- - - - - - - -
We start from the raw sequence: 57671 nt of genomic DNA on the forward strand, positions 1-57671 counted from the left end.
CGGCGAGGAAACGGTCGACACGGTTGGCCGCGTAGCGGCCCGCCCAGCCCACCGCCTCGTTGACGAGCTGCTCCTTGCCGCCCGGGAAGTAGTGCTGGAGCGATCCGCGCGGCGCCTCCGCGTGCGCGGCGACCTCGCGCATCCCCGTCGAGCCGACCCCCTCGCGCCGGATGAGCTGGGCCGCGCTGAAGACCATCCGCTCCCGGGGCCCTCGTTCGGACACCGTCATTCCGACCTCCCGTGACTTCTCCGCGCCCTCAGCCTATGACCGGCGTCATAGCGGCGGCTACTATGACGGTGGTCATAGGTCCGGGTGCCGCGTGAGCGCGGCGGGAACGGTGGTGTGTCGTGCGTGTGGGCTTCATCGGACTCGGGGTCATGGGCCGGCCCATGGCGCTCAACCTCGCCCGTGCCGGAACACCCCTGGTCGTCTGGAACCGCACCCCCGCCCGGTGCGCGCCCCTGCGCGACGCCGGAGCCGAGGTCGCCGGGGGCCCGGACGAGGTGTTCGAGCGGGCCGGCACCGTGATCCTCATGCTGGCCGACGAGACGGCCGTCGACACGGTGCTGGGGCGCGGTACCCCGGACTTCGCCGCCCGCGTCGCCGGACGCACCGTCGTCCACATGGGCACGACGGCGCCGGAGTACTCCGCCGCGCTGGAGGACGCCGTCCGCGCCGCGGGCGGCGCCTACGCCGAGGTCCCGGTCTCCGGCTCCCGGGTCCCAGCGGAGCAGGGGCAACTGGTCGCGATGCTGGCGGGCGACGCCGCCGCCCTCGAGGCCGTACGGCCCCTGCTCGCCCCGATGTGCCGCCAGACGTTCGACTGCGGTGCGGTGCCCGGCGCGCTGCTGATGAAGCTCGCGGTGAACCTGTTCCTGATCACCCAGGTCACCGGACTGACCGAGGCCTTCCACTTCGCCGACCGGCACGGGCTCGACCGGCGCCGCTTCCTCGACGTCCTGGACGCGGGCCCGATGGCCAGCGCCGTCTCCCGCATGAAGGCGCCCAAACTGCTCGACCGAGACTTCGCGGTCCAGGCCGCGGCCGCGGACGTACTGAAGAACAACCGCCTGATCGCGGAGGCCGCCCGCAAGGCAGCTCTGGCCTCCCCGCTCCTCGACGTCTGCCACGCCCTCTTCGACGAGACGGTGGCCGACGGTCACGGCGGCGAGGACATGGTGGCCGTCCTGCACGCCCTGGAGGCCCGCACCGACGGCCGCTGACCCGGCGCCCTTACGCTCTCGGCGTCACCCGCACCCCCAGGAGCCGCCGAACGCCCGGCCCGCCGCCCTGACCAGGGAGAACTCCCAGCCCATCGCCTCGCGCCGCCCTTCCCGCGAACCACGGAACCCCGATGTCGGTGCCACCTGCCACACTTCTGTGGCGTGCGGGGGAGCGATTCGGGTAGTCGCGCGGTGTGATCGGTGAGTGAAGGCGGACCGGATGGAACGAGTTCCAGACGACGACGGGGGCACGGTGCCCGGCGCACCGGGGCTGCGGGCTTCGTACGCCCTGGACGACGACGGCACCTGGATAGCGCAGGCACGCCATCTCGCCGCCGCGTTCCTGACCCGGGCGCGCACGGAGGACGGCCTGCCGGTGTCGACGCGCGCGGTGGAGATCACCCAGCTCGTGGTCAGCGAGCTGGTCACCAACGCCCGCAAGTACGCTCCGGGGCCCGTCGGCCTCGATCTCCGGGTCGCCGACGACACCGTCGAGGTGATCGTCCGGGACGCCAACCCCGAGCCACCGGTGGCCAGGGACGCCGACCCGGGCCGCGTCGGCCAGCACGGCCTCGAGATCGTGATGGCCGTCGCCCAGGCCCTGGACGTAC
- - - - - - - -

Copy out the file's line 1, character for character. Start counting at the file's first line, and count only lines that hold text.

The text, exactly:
We start from the raw sequence: 57671 nt of genomic DNA on the forward strand, positions 1-57671 counted from the left end.